Task 5

The police office department in Townsville has been restructured and is shortly opening a new headquarters building. The building will house all the communication and computer system for the police department.

Townsville Police Department covers an area of 100 square kilometers and has a chief Constable who is responsible for the policing of that area. The Chief Constable is assisted by an Assistant Chief Constable who carried out senior duties and takes responsibility for the whole Police Department when the Chief Constable is ill, on holiday, or away from the area.

I have constructed the POLICE Department with Global Positioning System (GPS), General Packet Radio Service (GPRS), Global System of Mobile (GSM) and Geographical Information System (GIS).

In task 1, I have taken the research for the police department paying attention to the two way voice communication method, the accuracy of the data transmission method, the information delivered by the head office to the branch, the method of data transmission from vehicle to centre, the cost per device of using the system, Additional services that the system can provide and limitations of the system. And then to select the topology of network communication, decide which topology to make better than to our police department. The recommendation for task 1 is already shown at the end of task 1.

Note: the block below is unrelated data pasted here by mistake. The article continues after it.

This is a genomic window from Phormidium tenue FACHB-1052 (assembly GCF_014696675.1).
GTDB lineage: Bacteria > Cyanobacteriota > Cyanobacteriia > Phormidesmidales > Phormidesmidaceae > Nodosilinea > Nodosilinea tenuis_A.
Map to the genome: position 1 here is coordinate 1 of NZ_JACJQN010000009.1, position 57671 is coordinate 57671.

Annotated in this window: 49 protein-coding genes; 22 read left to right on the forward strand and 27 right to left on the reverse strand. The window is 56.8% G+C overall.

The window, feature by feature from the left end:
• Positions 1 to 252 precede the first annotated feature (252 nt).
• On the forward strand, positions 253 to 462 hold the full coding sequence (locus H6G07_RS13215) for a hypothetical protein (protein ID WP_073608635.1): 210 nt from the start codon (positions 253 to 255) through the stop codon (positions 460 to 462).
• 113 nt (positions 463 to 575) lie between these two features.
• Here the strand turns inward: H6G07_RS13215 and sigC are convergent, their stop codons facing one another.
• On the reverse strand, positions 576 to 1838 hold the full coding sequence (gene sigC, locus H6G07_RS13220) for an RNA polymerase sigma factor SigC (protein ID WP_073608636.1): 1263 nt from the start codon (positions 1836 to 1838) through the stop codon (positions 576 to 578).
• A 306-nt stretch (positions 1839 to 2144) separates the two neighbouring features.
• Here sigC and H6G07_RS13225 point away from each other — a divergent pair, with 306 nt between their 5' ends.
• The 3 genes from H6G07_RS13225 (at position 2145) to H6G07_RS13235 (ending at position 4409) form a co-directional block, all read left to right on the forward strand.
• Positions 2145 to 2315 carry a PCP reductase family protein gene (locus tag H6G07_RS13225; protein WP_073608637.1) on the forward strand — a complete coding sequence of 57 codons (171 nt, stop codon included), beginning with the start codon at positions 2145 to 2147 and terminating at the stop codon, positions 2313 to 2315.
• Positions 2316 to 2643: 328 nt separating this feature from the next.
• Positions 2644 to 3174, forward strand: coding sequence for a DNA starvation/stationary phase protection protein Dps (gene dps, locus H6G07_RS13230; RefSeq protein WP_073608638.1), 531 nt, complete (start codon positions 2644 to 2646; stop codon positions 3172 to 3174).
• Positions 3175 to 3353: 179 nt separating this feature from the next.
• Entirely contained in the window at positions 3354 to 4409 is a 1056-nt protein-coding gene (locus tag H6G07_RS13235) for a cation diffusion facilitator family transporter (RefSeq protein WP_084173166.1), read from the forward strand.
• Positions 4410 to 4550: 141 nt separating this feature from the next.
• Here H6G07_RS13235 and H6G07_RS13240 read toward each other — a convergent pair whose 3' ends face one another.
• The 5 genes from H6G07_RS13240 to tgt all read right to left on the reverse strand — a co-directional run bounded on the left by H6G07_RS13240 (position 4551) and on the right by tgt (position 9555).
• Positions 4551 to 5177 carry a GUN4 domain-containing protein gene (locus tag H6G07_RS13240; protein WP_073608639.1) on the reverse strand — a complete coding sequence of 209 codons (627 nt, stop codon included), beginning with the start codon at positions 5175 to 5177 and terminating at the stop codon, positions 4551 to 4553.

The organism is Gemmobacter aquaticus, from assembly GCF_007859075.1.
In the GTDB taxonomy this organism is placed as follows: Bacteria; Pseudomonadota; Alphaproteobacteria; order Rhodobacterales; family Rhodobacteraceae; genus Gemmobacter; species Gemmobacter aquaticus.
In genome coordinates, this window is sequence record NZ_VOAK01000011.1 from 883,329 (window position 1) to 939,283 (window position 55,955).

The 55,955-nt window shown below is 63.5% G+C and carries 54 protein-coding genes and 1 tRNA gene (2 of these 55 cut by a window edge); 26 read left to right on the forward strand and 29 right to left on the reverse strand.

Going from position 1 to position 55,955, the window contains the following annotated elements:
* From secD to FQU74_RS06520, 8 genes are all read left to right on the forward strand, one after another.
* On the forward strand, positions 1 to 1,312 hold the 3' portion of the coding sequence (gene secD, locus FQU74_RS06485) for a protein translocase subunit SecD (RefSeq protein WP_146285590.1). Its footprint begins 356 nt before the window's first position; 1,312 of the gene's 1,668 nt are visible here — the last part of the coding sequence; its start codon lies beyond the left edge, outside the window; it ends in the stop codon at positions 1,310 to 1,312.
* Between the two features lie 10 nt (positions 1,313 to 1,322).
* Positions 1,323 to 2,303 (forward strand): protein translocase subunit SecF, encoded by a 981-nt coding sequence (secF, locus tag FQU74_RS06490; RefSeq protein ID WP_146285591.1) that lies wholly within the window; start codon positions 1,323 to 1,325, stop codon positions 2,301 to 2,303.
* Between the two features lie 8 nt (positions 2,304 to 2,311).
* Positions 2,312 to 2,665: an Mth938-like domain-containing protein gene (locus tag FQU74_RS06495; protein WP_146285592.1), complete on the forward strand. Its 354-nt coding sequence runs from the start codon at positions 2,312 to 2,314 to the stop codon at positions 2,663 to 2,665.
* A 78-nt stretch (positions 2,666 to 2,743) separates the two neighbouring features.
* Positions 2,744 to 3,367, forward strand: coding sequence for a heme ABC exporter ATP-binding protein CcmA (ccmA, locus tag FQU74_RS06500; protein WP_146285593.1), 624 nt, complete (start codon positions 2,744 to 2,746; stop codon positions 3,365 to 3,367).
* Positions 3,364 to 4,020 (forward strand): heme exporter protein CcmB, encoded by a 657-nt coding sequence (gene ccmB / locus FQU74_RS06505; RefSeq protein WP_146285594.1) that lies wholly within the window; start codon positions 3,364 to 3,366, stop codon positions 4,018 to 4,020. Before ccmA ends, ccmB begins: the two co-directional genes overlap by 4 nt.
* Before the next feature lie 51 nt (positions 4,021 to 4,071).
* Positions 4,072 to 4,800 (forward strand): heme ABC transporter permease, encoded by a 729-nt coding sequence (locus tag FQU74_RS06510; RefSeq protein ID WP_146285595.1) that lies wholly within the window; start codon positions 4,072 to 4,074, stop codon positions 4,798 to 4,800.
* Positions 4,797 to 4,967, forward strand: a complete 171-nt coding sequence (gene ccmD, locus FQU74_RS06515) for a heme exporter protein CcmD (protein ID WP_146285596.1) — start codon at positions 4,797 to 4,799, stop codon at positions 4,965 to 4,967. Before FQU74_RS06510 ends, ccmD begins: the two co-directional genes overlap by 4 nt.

In task 2, I have investigated the methods of communication service and to select the which one is the best and compare the price and services. Which services are meet with our police department and recommendation for task 2 is already shown at the end of task 2.

In task 3, I have investigated the more detail of two way voice communication method. To find the GSM, walkie-talkie system function and frequencies band width of the each system. The cost per device and which device can use, these devices to implement our police department. The recommendation for task 3 is already shown at the end of task 3.

In task 4, I have investigated the telephone system available of our country for single-site organizations. The police department which telecommunication system to use and I was suggested PBX and KTS system to use our police department. This telecommunication system is the best of our police department. The recommendation for task 4 is already shown at the end of task 4.